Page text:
This French train station is located in a town renamed after the famed writer Marcel Proust's fictional name for the village.
By the 1940s, the Ford Motor Company found itself in the midst of great uncertainty. Company president Edsel Ford had passed away in 1943, leaving the brand without leadership, until company founder Henry Ford (yes, that Ford) stepped in as president for a short two years. Shortly after, the company’s luxury brand Lincoln was in need of a reset. Enter the Lincoln Capri, launched in 1952 – or as the car would become known as: “the nearest sensation to flying”.
Created to serve as the premium luxury Lincoln model, the Capri quickly surpassed the two-door Lincoln Cosmopolitan. A full-size luxury car, 1,487 Lincoln Capri convertibles rolled off the assembly line in 1955 – perfect for transporting large items (like delightfully trimmed Christmas trees).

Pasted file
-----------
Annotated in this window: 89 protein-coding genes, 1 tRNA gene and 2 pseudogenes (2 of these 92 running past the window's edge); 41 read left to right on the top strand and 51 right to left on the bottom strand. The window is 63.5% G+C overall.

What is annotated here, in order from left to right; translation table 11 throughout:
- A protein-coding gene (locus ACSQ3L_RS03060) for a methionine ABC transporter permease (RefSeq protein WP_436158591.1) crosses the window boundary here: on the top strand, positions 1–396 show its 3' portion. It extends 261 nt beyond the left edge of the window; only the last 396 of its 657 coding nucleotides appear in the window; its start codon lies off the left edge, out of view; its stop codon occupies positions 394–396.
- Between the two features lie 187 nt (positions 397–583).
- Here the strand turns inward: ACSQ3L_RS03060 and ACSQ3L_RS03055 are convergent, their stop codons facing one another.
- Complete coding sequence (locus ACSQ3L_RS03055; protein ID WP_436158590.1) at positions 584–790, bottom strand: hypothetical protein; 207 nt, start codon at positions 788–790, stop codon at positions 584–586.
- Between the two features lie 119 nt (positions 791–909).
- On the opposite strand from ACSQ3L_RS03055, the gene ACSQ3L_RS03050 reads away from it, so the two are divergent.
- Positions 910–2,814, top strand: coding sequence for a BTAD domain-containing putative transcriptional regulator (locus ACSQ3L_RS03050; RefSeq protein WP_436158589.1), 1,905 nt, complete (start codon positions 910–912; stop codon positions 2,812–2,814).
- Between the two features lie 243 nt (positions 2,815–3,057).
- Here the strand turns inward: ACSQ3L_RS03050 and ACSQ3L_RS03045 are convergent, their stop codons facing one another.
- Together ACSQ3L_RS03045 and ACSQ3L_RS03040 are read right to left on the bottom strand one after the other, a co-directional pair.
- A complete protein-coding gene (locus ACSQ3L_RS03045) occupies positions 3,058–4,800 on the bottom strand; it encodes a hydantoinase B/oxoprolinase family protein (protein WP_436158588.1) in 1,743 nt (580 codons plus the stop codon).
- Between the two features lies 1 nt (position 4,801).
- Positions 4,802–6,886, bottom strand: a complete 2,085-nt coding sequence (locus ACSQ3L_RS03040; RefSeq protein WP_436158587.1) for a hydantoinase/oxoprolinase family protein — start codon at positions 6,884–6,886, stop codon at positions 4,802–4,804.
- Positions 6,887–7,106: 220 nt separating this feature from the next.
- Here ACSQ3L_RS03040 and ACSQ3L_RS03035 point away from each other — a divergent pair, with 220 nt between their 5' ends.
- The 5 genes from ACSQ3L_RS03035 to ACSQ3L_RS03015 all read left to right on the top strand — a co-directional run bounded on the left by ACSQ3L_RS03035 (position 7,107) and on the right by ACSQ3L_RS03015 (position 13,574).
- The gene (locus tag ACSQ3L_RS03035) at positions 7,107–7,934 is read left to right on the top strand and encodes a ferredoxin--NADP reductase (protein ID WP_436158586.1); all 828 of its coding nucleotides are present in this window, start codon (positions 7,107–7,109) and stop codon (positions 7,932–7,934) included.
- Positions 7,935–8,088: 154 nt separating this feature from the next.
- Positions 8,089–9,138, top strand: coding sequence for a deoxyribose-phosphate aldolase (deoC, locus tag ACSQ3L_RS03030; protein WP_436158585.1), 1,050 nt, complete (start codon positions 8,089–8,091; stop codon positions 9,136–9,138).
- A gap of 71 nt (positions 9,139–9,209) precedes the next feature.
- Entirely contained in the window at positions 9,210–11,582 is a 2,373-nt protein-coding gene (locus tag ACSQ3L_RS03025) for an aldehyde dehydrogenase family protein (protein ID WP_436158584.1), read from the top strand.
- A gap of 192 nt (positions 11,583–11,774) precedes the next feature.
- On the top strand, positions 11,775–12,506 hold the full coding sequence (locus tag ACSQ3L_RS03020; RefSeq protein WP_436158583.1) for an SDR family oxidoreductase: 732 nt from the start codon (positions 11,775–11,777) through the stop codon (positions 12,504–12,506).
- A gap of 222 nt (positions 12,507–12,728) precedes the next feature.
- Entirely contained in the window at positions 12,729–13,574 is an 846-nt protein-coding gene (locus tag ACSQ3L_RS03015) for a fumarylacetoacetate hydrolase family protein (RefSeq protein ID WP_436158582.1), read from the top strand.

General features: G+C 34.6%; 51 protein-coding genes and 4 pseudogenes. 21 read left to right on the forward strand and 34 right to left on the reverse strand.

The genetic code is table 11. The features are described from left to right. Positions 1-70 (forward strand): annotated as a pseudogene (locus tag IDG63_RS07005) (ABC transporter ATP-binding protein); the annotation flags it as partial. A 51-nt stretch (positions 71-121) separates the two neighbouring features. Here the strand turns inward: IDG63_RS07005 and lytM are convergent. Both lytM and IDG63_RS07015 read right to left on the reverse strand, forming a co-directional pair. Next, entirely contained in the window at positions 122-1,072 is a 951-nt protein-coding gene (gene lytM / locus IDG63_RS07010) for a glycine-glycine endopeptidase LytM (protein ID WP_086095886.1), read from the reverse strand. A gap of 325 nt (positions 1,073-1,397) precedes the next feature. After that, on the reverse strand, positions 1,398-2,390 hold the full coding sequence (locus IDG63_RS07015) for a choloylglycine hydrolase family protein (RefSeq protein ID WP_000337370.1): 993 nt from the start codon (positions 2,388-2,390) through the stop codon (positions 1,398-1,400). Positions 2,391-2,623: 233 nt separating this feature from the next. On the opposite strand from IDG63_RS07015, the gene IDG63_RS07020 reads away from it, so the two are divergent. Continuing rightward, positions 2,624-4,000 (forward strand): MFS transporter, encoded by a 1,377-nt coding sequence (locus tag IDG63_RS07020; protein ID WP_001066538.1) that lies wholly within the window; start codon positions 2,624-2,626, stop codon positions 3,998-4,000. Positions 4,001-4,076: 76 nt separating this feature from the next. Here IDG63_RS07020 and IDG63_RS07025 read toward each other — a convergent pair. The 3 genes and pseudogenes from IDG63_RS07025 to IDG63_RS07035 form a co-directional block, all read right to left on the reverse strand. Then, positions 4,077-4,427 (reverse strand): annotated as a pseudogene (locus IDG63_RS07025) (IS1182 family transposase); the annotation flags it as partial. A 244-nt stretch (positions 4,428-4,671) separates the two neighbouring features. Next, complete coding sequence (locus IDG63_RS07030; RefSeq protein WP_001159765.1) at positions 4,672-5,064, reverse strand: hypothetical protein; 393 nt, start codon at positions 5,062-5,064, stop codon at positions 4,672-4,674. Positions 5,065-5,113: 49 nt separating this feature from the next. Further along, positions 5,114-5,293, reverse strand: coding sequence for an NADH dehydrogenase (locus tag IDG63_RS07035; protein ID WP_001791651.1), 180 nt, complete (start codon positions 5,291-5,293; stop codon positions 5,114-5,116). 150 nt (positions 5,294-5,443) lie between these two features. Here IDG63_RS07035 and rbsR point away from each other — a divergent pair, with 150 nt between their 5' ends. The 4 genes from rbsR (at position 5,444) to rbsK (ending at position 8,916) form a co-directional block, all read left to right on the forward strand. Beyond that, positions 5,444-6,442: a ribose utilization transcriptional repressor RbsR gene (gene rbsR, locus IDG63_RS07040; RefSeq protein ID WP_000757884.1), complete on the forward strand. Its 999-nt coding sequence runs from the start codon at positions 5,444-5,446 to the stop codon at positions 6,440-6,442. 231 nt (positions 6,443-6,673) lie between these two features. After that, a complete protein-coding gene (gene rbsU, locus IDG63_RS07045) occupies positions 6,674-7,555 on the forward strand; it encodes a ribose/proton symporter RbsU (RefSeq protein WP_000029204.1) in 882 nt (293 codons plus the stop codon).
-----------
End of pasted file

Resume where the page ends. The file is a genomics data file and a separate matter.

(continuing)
During its time on the market, the vehicle performed highly both at home and on the raceways. Lincoln entered several Capri coupes into the stock class of the 1952 Carrera Panamericana, an approximately 2,100 mile open-road sports car race spanning the north and south borders of Mexico. At the time, the competition was considered the most dangerous race in the world. In 1953, Lincoln snagged first place.
Back at home, the Capri was winning with American consumers, too. At one point, the car was even referred to as the “Pullman of the highway” – a nod to the train cars manufactured by the Pullman Company. Ford rolled out three generations of the luxury model over seven years.
Then in 1960, despite growing popularity, the Capri was discontinued, however the nameplate lived on on various sports car models for thirty years, making it one of two nameplates to ever be used by all three Ford divisions.
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